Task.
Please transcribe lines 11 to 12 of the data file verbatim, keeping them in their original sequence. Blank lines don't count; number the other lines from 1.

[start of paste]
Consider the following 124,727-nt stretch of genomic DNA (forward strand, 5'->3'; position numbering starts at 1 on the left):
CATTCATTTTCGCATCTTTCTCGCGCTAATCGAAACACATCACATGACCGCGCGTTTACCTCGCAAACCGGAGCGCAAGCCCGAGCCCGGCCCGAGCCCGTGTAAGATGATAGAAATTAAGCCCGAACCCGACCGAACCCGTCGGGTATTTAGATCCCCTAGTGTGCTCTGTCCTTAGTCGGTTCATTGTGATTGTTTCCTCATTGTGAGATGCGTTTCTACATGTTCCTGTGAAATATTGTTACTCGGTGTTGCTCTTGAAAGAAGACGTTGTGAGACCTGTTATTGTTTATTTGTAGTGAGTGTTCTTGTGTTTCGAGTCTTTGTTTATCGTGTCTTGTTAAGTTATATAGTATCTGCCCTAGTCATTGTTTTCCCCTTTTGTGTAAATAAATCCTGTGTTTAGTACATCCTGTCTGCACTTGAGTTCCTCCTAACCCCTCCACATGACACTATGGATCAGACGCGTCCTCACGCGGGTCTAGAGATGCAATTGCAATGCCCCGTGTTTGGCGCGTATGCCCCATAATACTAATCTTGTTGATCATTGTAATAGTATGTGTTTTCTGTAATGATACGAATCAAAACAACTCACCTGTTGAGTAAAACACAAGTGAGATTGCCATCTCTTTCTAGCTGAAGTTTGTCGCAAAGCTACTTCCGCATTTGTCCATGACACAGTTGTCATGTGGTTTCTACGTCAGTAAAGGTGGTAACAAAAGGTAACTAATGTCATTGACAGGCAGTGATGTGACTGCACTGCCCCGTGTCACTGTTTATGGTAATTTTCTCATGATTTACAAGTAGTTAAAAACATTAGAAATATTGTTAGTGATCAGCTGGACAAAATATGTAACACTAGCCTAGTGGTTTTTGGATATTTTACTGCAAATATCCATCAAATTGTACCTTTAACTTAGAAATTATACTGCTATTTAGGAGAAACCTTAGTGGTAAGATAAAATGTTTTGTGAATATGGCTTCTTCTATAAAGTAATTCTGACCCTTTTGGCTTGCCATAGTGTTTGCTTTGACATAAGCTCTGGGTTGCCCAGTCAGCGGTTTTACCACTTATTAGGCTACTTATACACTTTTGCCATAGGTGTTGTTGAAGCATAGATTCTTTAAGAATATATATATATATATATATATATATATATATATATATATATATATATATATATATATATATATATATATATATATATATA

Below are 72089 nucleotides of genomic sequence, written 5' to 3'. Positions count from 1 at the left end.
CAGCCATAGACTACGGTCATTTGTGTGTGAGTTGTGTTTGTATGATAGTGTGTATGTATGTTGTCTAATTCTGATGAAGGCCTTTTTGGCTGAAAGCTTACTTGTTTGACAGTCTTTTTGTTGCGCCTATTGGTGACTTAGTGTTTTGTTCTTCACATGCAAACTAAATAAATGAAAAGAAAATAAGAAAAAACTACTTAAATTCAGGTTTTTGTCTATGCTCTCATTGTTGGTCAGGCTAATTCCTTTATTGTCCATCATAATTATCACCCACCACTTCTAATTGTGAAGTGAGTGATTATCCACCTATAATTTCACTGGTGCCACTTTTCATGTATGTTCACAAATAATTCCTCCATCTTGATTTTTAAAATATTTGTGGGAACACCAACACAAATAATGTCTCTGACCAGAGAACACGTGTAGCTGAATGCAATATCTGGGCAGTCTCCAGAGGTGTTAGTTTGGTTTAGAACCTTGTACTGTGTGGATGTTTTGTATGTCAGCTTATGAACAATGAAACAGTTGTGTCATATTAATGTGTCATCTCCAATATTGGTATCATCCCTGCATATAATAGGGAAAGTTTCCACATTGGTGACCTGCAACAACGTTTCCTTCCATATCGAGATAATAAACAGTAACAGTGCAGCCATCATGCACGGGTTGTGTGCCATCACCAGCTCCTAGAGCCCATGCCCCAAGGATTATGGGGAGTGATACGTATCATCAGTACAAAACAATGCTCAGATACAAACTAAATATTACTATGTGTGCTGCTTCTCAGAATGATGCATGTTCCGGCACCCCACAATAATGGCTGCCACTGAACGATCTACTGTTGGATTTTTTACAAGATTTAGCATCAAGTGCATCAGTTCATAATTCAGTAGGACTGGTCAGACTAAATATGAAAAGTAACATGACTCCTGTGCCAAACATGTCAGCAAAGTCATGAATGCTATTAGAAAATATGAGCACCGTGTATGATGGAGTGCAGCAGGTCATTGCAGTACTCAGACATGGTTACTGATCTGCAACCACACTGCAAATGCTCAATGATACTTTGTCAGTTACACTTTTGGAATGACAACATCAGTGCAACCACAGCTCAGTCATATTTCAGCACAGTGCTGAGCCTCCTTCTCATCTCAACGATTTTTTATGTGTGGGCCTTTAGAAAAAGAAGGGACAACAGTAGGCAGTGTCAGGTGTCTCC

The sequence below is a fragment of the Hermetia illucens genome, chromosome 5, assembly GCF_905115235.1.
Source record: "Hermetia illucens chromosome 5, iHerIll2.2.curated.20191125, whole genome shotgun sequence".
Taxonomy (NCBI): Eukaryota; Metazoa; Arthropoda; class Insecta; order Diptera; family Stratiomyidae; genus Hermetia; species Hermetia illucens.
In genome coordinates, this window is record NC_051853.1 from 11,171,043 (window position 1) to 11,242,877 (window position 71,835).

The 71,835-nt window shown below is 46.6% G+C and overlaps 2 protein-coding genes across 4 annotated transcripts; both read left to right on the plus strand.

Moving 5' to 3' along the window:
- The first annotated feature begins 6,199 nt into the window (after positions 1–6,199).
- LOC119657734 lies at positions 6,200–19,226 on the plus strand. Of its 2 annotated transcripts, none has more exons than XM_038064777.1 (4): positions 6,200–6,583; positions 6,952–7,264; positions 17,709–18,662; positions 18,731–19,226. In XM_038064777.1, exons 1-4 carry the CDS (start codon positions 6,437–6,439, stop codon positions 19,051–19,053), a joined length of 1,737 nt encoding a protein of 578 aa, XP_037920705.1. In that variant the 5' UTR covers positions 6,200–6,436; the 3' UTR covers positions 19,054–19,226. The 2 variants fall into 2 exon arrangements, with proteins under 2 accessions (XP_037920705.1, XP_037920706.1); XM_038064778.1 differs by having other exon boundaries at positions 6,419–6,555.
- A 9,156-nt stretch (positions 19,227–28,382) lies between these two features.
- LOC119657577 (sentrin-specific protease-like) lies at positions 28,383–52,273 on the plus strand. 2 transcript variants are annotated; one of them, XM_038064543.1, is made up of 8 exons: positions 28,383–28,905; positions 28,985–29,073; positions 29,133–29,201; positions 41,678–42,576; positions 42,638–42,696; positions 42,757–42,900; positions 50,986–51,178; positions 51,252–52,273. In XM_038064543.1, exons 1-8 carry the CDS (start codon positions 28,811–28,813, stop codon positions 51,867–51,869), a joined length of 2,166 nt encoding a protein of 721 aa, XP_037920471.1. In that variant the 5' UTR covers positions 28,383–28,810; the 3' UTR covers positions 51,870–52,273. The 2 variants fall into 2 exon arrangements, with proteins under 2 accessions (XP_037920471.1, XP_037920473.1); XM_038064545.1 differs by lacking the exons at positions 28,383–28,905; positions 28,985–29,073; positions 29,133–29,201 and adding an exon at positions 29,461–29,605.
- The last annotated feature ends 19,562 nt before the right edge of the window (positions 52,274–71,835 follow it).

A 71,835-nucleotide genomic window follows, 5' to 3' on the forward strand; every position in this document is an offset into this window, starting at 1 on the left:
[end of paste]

- The first annotated feature begins 6,199 nt into the window (after positions 1–6,199).
- LOC119657734 lies at positions 6,200–19,226 on the plus strand. Of its 2 annotated transcripts, none has more exons than XM_038064777.1 (4): positions 6,200–6,583; positions 6,952–7,264; positions 17,709–18,662; positions 18,731–19,226. In XM_038064777.1, exons 1-4 carry the CDS (start codon positions 6,437–6,439, stop codon positions 19,051–19,053), a joined length of 1,737 nt encoding a protein of 578 aa, XP_037920705.1. In that variant the 5' UTR covers positions 6,200–6,436; the 3' UTR covers positions 19,054–19,226. The 2 variants fall into 2 exon arrangements, with proteins under 2 accessions (XP_037920705.1, XP_037920706.1); XM_038064778.1 differs by having other exon boundaries at positions 6,419–6,555.